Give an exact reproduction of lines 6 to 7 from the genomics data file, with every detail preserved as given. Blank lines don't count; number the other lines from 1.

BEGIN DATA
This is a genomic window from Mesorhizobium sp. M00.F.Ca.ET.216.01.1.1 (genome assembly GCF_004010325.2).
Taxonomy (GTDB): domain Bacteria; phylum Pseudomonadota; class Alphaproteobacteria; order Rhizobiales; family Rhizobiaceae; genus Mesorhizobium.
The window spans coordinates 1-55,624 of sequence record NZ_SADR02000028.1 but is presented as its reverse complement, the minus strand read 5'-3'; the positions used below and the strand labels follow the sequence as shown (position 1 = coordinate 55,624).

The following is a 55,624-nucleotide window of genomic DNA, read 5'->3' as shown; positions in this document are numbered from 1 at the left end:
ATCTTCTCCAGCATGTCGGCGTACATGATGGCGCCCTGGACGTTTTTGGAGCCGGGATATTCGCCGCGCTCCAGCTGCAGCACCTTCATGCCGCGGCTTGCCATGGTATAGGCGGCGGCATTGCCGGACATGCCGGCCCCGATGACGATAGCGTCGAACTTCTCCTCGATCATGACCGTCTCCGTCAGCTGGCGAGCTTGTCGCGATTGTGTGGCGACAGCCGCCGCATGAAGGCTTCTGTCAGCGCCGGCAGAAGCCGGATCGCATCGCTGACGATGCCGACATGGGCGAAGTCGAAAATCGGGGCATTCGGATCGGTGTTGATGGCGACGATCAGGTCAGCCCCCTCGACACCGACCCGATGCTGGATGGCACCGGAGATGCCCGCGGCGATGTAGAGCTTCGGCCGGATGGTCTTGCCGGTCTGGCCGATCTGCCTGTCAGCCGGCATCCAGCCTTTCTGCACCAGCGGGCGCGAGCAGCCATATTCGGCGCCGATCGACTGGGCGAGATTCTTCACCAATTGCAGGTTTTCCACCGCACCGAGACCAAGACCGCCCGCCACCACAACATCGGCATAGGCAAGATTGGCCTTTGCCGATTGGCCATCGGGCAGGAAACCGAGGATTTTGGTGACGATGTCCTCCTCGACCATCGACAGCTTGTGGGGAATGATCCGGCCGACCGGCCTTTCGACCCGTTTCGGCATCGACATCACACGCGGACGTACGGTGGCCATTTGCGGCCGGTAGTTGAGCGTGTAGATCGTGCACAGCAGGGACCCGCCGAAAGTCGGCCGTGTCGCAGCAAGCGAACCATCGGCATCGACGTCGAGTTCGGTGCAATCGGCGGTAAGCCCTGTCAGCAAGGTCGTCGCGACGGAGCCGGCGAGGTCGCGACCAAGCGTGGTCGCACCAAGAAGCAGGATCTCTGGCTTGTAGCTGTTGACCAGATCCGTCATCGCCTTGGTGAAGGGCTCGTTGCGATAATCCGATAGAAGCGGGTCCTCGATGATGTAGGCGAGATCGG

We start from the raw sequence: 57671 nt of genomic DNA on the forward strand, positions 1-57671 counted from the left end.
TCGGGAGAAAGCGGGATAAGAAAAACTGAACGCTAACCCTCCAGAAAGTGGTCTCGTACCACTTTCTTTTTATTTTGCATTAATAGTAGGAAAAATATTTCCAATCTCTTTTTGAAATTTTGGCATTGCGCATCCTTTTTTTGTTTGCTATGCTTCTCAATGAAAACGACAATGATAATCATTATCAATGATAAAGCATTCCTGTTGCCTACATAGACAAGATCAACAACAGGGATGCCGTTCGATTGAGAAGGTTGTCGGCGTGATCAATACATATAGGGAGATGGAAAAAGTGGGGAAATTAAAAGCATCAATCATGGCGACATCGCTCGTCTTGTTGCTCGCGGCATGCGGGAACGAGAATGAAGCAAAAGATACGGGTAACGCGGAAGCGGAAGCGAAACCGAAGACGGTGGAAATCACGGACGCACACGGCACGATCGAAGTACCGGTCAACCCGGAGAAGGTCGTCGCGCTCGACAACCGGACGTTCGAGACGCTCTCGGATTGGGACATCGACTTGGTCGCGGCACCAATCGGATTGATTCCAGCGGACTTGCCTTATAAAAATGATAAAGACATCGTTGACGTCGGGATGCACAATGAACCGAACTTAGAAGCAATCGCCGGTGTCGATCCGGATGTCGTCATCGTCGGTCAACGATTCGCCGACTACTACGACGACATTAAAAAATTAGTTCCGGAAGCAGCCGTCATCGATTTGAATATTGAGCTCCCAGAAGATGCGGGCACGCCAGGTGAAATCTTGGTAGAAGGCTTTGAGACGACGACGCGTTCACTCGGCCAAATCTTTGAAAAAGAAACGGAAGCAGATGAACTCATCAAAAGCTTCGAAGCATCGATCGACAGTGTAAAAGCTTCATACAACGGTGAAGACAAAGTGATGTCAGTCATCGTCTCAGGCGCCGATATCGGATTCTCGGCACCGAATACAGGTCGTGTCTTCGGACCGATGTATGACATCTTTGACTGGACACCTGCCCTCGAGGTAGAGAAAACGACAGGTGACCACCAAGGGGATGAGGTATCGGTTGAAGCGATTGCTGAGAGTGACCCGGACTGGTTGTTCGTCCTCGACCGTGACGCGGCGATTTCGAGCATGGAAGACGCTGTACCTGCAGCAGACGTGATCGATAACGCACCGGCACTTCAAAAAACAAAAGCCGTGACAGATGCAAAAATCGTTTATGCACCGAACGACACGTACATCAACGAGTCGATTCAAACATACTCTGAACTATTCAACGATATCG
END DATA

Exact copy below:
We start from the raw sequence: 57671 nt of genomic DNA on the forward strand, positions 1-57671 counted from the left end.
TCGGGAGAAAGCGGGATAAGAAAAACTGAACGCTAACCCTCCAGAAAGTGGTCTCGTACCACTTTCTTTTTATTTTGCATTAATAGTAGGAAAAATATTTCCAATCTCTTTTTGAAATTTTGGCATTGCGCATCCTTTTTTTGTTTGCTATGCTTCTCAATGAAAACGACAATGATAATCATTATCAATGATAAAGCATTCCTGTTGCCTACATAGACAAGATCAACAACAGGGATGCCGTTCGATTGAGAAGGTTGTCGGCGTGATCAATACATATAGGGAGATGGAAAAAGTGGGGAAATTAAAAGCATCAATCATGGCGACATCGCTCGTCTTGTTGCTCGCGGCATGCGGGAACGAGAATGAAGCAAAAGATACGGGTAACGCGGAAGCGGAAGCGAAACCGAAGACGGTGGAAATCACGGACGCACACGGCACGATCGAAGTACCGGTCAACCCGGAGAAGGTCGTCGCGCTCGACAACCGGACGTTCGAGACGCTCTCGGATTGGGACATCGACTTGGTCGCGGCACCAATCGGATTGATTCCAGCGGACTTGCCTTATAAAAATGATAAAGACATCGTTGACGTCGGGATGCACAATGAACCGAACTTAGAAGCAATCGCCGGTGTCGATCCGGATGTCGTCATCGTCGGTCAACGATTCGCCGACTACTACGACGACATTAAAAAATTAGTTCCGGAAGCAGCCGTCATCGATTTGAATATTGAGCTCCCAGAAGATGCGGGCACGCCAGGTGAAATCTTGGTAGAAGGCTTTGAGACGACGACGCGTTCACTCGGCCAAATCTTTGAAAAAGAAACGGAAGCAGATGAACTCATCAAAAGCTTCGAAGCATCGATCGACAGTGTAAAAGCTTCATACAACGGTGAAGACAAAGTGATGTCAGTCATCGTCTCAGGCGCCGATATCGGATTCTCGGCACCGAATACAGGTCGTGTCTTCGGACCGATGTATGACATCTTTGACTGGACACCTGCCCTCGAGGTAGAGAAAACGACAGGTGACCACCAAGGGGATGAGGTATCGGTTGAAGCGATTGCTGAGAGTGACCCGGACTGGTTGTTCGTCCTCGACCGTGACGCGGCGATTTCGAGCATGGAAGACGCTGTACCTGCAGCAGACGTGATCGATAACGCACCGGCACTTCAAAAAACAAAAGCCGTGACAGATGCAAAAATCGTTTATGCACCGAACGACACGTACATCAACGAGTCGATTCAAACATACTCTGAACTATTCAACGATATCG